By Donald Wittkowski
Tony Polcini, owner of Tony P’s House of Pie, knew that Ocean City’s Boardwalk reconstruction project would eventually reach his doorstep.
Monday was that day. On an overcast morning punctuated by light rain, a chain-link fence, barriers and orange signs saying “Boardwalk closed” went up in front of his pizzeria. A giant excavator, dump trucks and construction workers wearing hard hats arrived on the scene, too.
“Nobody likes it, but what can you do?” Polcini said with a shrug amid the noise of construction work getting underway just outside his business at 10th Street. “We knew it was coming. Now, it’s our turn.”
The Boardwalk is being reconstructed as part of a multiyear facelift stretching from Fifth Street to 12th Street. The final phase, which began Monday, is between 10th and 12th streets. Construction is scheduled to continue until March, requiring the closure of the Boardwalk between 10th and 12th streets until then.
Polcini, whose pizzeria has been open since 2015, watched the reconstruction project creep ever closer to his businesses as it headed down the Boardwalk over the previous two winters. The work stops during the peak summer tourism season, but resumes during the quieter fall and winter months.
Businesses located within the construction zone, like Tony P’s House of Pie, will have to adjust to the Boardwalk being closed off in front of their stores. Polcini, who has a side door that gives access to his pizzeria, said he plans to remain open during the construction, as long as his customers keep coming.
“It’s definitely going to impact business,” he said. “In the next couple of weeks, we’ll keep an eye on things and will decide how to go from there.”
Fred M. Schiavone Construction Inc., of Malaga, N.J., the Boardwalk’s construction contractor, has promised to work with businesses to try to minimize disruptions. Carlo DeFeo, a Schiavone foreman, noted that he began warning businesses a few weeks ago by handing out fliers about the project.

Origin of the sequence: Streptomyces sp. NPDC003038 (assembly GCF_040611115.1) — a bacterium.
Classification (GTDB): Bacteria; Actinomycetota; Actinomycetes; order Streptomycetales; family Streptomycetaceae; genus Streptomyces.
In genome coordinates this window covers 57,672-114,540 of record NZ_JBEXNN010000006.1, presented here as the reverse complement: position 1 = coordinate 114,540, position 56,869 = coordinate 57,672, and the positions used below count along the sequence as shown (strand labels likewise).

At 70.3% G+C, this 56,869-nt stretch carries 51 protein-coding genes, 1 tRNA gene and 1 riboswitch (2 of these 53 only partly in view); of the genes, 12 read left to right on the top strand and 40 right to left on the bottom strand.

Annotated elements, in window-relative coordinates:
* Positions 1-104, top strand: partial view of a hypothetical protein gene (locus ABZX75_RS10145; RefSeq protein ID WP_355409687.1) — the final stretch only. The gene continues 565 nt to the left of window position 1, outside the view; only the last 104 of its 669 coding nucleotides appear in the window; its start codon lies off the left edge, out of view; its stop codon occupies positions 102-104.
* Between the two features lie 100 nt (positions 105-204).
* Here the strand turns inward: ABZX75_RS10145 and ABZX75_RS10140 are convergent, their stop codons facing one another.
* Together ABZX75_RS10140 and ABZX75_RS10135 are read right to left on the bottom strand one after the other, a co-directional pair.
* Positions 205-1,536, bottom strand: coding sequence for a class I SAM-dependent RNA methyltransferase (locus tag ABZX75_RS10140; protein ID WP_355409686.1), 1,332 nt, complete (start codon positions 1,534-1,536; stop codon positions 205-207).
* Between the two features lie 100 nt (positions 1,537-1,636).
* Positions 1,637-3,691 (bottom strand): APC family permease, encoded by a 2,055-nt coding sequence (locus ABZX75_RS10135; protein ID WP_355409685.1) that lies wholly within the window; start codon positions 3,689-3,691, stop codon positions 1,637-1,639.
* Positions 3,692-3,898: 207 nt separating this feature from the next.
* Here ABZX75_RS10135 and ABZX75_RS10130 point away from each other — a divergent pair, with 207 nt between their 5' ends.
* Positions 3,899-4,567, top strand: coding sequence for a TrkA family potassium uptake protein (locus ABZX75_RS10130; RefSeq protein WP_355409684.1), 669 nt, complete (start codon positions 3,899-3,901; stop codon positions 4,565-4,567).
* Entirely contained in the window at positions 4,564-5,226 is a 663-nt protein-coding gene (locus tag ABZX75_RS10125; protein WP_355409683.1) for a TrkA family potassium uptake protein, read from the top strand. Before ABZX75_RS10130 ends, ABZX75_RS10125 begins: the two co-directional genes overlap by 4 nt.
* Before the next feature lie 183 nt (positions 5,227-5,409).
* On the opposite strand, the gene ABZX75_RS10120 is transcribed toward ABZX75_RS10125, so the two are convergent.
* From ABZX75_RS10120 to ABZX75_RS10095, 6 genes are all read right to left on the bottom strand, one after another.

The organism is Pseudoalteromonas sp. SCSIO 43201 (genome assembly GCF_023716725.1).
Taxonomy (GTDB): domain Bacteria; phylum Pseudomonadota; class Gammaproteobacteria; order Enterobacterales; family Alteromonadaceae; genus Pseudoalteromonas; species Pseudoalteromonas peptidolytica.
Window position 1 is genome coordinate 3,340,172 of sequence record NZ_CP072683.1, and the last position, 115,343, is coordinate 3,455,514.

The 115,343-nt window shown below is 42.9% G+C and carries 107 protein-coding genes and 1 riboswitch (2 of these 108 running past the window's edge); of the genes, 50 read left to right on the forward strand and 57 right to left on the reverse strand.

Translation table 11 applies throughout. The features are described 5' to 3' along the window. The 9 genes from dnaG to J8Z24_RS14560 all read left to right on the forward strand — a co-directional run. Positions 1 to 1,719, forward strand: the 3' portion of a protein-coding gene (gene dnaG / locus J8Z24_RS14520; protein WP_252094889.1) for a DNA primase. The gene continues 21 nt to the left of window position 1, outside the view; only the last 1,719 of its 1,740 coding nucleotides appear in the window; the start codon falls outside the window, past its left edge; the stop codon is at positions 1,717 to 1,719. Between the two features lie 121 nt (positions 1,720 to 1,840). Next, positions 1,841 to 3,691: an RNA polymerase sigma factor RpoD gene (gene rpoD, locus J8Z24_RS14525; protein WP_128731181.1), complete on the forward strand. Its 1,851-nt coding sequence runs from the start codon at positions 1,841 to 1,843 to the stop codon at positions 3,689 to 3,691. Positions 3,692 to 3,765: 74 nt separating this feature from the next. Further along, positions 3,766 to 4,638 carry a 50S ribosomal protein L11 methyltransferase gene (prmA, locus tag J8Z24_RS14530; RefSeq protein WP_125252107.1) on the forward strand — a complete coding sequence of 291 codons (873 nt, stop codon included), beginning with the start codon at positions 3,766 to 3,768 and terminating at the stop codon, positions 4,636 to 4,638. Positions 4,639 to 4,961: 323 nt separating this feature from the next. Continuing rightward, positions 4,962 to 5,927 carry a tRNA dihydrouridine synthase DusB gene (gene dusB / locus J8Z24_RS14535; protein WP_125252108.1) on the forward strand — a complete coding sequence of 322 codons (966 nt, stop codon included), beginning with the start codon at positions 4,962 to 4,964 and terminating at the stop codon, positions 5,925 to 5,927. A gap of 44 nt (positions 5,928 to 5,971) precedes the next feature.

“We’ll all work together,” DeFeo said.
Gary Pustizzi, another Schiavone foreman, stressed that the construction company will “cater to the businesses.”
With its array of retail shops, amusement parks, restaurants and other amenities, the Boardwalk is the most heavily visited attraction in town. But the myriad walkers, runners and bikers who traverse the boards each year inevitably add to the wear and tear, requiring an overhaul from time to time. The Boardwalk’s reconstruction includes not only a new top wooden deck, but also a new substructure.
But the time the last phase of work wraps up in March, the heart of the Boardwalk between Fifth and 12th streets will have been given a $10 million facelift. The work between 10th and 12th streets will cost $2.9 million.
Schiavone has been the contractor for four of the five phases with the project. The company was able to capitalize on last February’s mild weather to complete the redecking work between Eighth and 10th streets weeks earlier than the March 2017 deadline.
The final phase between 10th and 12th streets is supposed to be completed by March 2018, but DeFeo said the city has told Schiavone that it would like to see the project finished by Presidents Day weekend in February.
“A lot will depend on the weather,” DeFeo said. “You can’t always predict the weather. But we’ll do our best. We’re going to make it happen.”
In the meantime, walkers, bikers and joggers using the Boardwalk will have to detour around the construction zone between 10th and 12th by switching to local streets.
Assuming the construction work goes according to plan, the entire 2.5-mile Boardwalk will be open from tip to tip by late winter 2018. There will also be full access again to the row of Boardwalk shops now caught in the construction zone, like Tony P’s House of Pie.
“Let’s just get the work done. We want it to finish up as soon as possible,” Polcini said.